Setting up autocrypt
software, security, pgp
Today I decided to try to setup Autocrypt for my email address. I use both Thunderbird and K9 email as clients, both support Autocrypt. The marketing of Autocrypt sounds great: automatic PGP encryption with any contacts that support it. This post documents my effort of setting up the clients so far. Neither client offers something like a ‘setup autocrypt’ button, I reckon setting up PGP first will unlock some options regarding Autocrypt.
- After installing the addon, it offers to install gnupg4win (this is on Windows) and I did.
- Continue with Enigmail setup (standard): a key is already present (how it got there: not stated).
- If you select this key (because I assumed either Enigmail or the GnuPG installer must have generated as an attempt to improve the UX for newbies) the next dialog requests a passphrase to protect the key.
- The following dialog generates a key anyway, so I am still unclear what the intially present key was. Perhaps it was an ‘identity’ (name + emailadres combo to which PGP keys are linked).
- Then you can save the revocation key (it is not explained how that is different from the private key, which is not explained either, nor is it explained wether or not that recovation key file will be protected by the passphrase entered previously.)
- Windows Firewall pops up with
dirmngr.exewanting access. No publisher, no other info. It’s 2018, your installer can add firewall rules just like in Linux, people!
- The last dialog of the wizard reports success, but no option to close or otherwise end Enigmail setup. Closing the windows gives a ‘do you want to abort’ modal. The dialog contains a link to more documentation (click) but clicking pops up a window with a ‘Server not found’ message.
As I can’t seem to continue, I aborted the attempt. I use Thunderbird 60, the latest versions Gnu Privacy Guard and Enigmail available as of today.
Setting up on K9 was not hasslefree either.
- Configuration page just says no providers present, does not suggest any solutions.
- K9 website mentions
OpenKeychain. F-droid has
OpenKeychain: Easy PGP. Anyone trained to be security-safe flinches here: subtle naming differences are a sure way to install spyware crap on commercial webstores. I took a chance and it is the correct program, but beforehand it is confusing precisely because you have to turn off behaviour that is otherwise essential (do not install similar named apps).
- During key generation crash, but key appears to be there. After trying to delete and revoke I deduce key upload probably failed (it is not on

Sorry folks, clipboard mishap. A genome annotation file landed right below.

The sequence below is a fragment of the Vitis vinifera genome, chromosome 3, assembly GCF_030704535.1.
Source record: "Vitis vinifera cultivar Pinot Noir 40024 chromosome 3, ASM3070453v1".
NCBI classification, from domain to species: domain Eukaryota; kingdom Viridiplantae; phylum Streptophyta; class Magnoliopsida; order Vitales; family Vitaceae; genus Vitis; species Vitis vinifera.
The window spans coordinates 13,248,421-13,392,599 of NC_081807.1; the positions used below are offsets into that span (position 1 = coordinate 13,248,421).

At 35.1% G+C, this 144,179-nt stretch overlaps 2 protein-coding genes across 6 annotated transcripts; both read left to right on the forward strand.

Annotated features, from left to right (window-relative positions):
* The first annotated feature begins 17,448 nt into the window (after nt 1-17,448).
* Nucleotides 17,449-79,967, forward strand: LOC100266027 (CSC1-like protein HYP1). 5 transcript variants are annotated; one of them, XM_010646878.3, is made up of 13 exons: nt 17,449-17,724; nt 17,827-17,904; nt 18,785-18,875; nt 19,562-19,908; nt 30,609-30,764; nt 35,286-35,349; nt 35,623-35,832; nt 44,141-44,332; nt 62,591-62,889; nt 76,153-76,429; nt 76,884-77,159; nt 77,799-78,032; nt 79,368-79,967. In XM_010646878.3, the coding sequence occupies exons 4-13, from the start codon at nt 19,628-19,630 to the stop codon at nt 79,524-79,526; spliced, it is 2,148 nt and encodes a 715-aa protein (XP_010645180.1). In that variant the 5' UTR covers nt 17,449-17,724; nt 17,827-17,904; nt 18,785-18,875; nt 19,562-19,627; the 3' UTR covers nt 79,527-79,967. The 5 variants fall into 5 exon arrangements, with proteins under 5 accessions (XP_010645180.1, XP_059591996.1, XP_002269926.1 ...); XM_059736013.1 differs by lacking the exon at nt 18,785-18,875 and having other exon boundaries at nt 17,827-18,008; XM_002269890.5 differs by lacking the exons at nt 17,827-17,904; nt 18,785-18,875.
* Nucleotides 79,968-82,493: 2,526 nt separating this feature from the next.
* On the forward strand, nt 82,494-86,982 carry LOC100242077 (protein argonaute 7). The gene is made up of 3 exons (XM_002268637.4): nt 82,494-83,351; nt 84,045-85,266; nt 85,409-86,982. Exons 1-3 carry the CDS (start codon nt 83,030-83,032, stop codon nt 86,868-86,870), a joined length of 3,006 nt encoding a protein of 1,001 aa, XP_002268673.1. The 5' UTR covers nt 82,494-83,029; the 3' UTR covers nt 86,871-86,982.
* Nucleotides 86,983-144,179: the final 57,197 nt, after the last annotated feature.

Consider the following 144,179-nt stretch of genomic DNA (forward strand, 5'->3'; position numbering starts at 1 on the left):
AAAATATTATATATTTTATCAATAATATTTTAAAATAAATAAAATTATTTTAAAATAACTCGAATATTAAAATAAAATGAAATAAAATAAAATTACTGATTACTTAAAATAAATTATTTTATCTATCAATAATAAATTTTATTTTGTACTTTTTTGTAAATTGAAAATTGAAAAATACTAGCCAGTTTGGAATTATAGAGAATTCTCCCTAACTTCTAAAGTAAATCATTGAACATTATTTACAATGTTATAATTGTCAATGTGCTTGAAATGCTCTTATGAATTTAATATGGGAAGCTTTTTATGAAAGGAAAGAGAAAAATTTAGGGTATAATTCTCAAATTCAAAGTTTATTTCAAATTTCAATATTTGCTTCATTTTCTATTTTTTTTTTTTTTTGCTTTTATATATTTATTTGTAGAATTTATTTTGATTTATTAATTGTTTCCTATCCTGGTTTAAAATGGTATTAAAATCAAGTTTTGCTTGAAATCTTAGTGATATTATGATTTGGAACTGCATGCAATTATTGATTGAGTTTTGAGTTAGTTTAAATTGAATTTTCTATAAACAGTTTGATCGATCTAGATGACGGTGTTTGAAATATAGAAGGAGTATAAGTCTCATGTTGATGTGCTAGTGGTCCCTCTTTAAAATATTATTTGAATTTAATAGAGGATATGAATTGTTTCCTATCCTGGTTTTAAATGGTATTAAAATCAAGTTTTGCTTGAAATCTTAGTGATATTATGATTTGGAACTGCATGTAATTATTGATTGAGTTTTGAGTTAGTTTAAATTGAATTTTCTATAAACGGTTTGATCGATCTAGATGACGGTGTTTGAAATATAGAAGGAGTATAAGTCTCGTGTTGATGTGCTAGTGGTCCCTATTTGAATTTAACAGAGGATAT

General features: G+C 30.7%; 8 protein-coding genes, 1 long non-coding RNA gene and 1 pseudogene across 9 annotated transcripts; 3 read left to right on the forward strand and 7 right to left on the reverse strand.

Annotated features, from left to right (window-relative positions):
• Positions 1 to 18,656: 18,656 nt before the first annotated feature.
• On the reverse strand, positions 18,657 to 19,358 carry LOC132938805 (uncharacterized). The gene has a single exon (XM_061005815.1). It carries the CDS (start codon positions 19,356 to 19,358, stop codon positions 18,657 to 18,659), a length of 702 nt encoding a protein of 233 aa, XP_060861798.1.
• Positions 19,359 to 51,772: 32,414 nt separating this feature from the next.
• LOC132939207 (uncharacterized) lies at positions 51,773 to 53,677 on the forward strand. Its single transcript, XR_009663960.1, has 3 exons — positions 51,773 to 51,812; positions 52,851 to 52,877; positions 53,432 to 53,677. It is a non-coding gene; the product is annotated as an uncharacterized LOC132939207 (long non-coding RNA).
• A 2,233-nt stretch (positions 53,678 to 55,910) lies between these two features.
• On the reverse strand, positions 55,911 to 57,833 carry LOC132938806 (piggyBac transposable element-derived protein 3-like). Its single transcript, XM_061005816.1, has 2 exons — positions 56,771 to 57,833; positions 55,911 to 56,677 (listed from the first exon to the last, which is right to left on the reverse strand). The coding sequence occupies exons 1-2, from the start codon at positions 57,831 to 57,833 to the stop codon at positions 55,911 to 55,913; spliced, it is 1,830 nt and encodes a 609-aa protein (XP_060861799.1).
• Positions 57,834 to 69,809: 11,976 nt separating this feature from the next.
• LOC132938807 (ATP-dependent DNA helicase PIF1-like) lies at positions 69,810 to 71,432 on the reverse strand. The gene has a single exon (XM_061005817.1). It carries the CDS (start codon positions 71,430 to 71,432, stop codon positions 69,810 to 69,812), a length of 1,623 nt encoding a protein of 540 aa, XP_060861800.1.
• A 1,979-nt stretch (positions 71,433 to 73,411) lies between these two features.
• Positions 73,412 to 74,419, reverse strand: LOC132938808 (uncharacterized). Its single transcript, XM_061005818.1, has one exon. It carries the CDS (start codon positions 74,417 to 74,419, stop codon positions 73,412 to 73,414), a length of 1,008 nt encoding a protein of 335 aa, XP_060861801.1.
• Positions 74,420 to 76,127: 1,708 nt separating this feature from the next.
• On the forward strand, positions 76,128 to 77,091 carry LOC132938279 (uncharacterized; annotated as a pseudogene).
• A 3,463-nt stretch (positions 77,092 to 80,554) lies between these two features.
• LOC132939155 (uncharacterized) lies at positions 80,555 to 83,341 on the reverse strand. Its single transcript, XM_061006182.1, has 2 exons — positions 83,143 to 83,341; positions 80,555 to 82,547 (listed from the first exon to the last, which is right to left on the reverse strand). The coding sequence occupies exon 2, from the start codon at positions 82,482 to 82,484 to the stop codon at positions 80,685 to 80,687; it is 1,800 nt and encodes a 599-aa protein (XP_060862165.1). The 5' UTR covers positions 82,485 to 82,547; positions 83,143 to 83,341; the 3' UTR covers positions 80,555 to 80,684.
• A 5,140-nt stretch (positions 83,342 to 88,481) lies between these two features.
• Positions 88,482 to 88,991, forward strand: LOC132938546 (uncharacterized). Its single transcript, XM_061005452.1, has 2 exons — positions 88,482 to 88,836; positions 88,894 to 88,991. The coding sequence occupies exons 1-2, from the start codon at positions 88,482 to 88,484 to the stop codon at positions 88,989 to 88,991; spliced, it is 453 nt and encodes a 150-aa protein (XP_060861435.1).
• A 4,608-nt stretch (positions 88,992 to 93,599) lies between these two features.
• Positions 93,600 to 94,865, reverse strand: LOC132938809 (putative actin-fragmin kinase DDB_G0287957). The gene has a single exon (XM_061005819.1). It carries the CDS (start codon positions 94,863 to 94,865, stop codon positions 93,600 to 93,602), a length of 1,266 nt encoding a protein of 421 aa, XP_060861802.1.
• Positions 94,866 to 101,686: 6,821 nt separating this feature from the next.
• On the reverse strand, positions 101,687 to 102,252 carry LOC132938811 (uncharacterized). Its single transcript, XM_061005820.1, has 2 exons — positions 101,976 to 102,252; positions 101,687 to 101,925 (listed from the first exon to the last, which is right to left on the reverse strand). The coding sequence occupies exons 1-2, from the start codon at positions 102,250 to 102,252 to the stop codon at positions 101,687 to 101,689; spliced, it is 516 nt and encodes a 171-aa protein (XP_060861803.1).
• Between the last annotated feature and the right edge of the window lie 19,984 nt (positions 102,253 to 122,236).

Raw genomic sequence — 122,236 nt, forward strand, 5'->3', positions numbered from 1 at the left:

keyserver.ubuntu.com, which isn’t listed anywhere either but appears in the errorlog when you wait a while on the key screen and a key import error appears.) Manually checking the keyserver URL reveiled that it was down. Fifteen minutes later it was up. There appears to be no way to publish the public key manually.
- In K9 I set OpenKeychain as OpenPGP app. No Autocrypt options appeared.
- Although OpenKeychain asked Contact-access, it does not reveal for which contacts keys were found. Also in K9 there is no feedback beforehand. A contact whom I know has a key published on
pgp.mit.eduwas listed as not supporting encryption.
You can feel where this is going: a resounding downvote for the entire process. Although I’d like to believe I’m not clueless, I did not manage to setup PGP email encryption, and I do blame the software for being obtuse. I suppose it is entirely geared towards people working in organizations (formal or not) already intimately familiar with PGP. I also suppose I must have hit a bug in Thunderbird. The fact that the setup procedure has bugs in both pieces of software does not leave the impression of solidity however, and it feels a lot like the early Linux-days, where having the time and skill to troubleshoot was essential and seen as a rite of passage. Today I expect something different, and I now know why PGP has next to no adoption: only those who really care (for either personal safety or authentication reasons) can manage. I am proud to have converted my closest family to Signal, and I chose Autocrypt so that I might have a chance with them too, without forcing them to switch to third party providers (Tutanota, Protonmail, etc.). That is not going to happen however, because this is a process that even I cannot tolerate.
Since the third parties mentioned are all siloed and/or require that you trust them because they hold your private keys, I don’t see any good way forward. Custom domains, which I think is an important component to being independently secure, cost money with all of them, and good amounts too. Only Tutanota has a reasonable price of 1 EUR/month where I could hook up my domain and send non-Tutanota contacts links to my encrypted message, which is fine on occasion but untenable as a matter of course.
So, I think I’ll check in on Enigmail with a new release to see if things were fixed. Until then I’ll continue to do what I’ve done so far:
- Assume email is compromised. Just accept it: even if I am secure, 99% of my contacts will not be, and will use hosters that not to be trusted.
- Have a custom domain, so that options remain open
- Avoid hosters in US jurisdictions (
- Do not use the hoster for email storage, so that data mining or trawling by state actors will result in little data. That is: I save important emails to disk (which I prefer anyway, I store them in my regular document file hierarchy) and delete email that’s read and has no lasting value (which is nearly all email). Every now and then I cleanup by selected all mail older than N months and delete it all.
- Use any of the secure third parties for disposable purposes, they’re better protected than the mainstream options.